A school’s priority should be to ensure that their students develop into confident and engaged individuals, who, as a happy consequence, will fulfil their academic potential. One of Mayfield’s attributes is that it is not an academic hothouse, yet our examination results ensure that we are recognised nationally as a centre of academic excellence, year after year. I believe that it is the direct result of our holistic philosophy of education, supporting and guiding each individual to fulfil her unique promise in everything that she does.
Teenagers, particularly girls, put themselves under immense pressure to be ‘perfect’, and a fear of failing to live up expectations placed upon them can prove detrimental to their mental and emotional wellbeing. As an adult, it is easy to dismiss adolescent worries, but as the alarming increase in the uptake of mental health services amongst teenagers proves, we need to take their concerns seriously.
The support we offer takes many forms. Academic rigour is very important and, as a strongly academic school, we pride ourselves on the quality of our teaching staff and facilities. Perhaps less celebrated, but no less important, are the myriad of other opportunities: the sports teams, the creative clubs and support networks on offer.
Regardless of ability, a lack of confidence can hold pupils back; a fear of failure can prevent even the brightest pupil from challenging herself and achieving the grades of which she is capable. At Mayfield we aim to develop within each of our pupils the confidence to succeed in life. That means being prepared to cope with failure as well as success. We encourage girls to challenge themselves in areas not so easily quantified in league tables: in the orchestra, the ceramics studio, on the sports field or in the debating chamber. Each girl has an area in which she can shine; it’s a question of helping her discern her gifts and talents.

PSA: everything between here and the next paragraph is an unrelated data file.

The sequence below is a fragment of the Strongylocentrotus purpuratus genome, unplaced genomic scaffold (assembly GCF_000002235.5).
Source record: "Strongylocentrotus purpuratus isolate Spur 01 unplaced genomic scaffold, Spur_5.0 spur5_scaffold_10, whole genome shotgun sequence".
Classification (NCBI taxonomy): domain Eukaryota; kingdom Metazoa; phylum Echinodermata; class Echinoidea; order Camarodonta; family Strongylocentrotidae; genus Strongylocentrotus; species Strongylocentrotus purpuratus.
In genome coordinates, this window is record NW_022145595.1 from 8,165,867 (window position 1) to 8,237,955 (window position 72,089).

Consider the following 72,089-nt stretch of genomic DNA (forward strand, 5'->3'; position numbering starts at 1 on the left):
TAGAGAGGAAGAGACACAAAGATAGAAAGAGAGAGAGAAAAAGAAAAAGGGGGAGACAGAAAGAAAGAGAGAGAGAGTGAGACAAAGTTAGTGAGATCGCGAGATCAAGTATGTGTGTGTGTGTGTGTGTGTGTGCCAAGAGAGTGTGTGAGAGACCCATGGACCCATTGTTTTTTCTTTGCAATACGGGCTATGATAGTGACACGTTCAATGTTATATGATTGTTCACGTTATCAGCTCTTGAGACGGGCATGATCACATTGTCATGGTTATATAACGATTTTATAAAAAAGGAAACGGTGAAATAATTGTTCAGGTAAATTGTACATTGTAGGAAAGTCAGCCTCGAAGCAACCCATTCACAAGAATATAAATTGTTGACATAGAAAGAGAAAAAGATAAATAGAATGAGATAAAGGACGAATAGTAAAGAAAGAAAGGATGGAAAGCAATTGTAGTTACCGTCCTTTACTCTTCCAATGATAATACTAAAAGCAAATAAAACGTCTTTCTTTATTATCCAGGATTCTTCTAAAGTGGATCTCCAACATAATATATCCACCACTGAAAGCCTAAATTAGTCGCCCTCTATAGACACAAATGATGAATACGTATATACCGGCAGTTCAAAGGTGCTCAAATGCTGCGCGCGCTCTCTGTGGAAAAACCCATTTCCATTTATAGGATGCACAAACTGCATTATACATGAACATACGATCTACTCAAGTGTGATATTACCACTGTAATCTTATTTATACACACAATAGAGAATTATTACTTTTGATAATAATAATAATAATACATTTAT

Pastoral care is crucial, and this is an area where single-sex schools like Mayfield shine. Individual, focused pastoral care allows girls to develop a positive image of themselves during those turbulent adolescent years, when girls are particularly vulnerable to self-doubt. The right school environment can foster self-belief, developing each girl’s confidence in her capabilities, her identity and her value as a human being – not just as a holder of certificates.
A woman in today’s world is expected to balance many roles, the women of tomorrow even more so. As such, it is our duty to furnish them with the tools they will need to succeed in life after academia: independence, resilience, confidence, leadership, integrity, courage and ambition – qualities which cannot be learnt in books nor measured in examinations, but which should be nurtured and developed by the right school environment.
Some might say it is paradoxical that a school which so willingly embraces every strength, encourages every extra-curricular pursuit and nurtures every spark of enthusiasm and creativity outside the classroom should perform so well in the league tables. Not so: Mayfield’s academic success comes as a direct consequence of our holistic and supportive ethos.
Yes, our pupils achieve excellent exam results, but they are certainly not defined by them. There is so much more to life – and education for life – than jumping through hoops. We owe it to young women to offer them more.
Antonia Beary is headmistress of Mayfield School, East Sussex